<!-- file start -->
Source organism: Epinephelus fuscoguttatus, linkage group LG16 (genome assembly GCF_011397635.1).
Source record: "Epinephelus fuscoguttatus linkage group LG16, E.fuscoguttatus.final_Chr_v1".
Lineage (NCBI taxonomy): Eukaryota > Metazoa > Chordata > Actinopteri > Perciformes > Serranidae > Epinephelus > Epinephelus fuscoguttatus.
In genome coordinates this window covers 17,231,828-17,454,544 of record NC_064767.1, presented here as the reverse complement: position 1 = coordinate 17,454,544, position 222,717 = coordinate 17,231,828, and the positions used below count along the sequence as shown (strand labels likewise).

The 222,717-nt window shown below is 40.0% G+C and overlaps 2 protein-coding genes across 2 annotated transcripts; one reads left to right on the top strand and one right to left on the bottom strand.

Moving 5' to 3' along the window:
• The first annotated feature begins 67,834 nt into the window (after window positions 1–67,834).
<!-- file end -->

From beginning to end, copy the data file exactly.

Source organism: Epinephelus fuscoguttatus, linkage group LG16 (genome assembly GCF_011397635.1).
Source record: "Epinephelus fuscoguttatus linkage group LG16, E.fuscoguttatus.final_Chr_v1".
Lineage (NCBI taxonomy): Eukaryota > Metazoa > Chordata > Actinopteri > Perciformes > Serranidae > Epinephelus > Epinephelus fuscoguttatus.
In genome coordinates this window covers 17,231,828-17,454,544 of record NC_064767.1, presented here as the reverse complement: position 1 = coordinate 17,454,544, position 222,717 = coordinate 17,231,828, and the positions used below count along the sequence as shown (strand labels likewise).

The 222,717-nt window shown below is 40.0% G+C and overlaps 2 protein-coding genes across 2 annotated transcripts; one reads left to right on the top strand and one right to left on the bottom strand.

Moving 5' to 3' along the window:
• The first annotated feature begins 67,834 nt into the window (after window positions 1–67,834).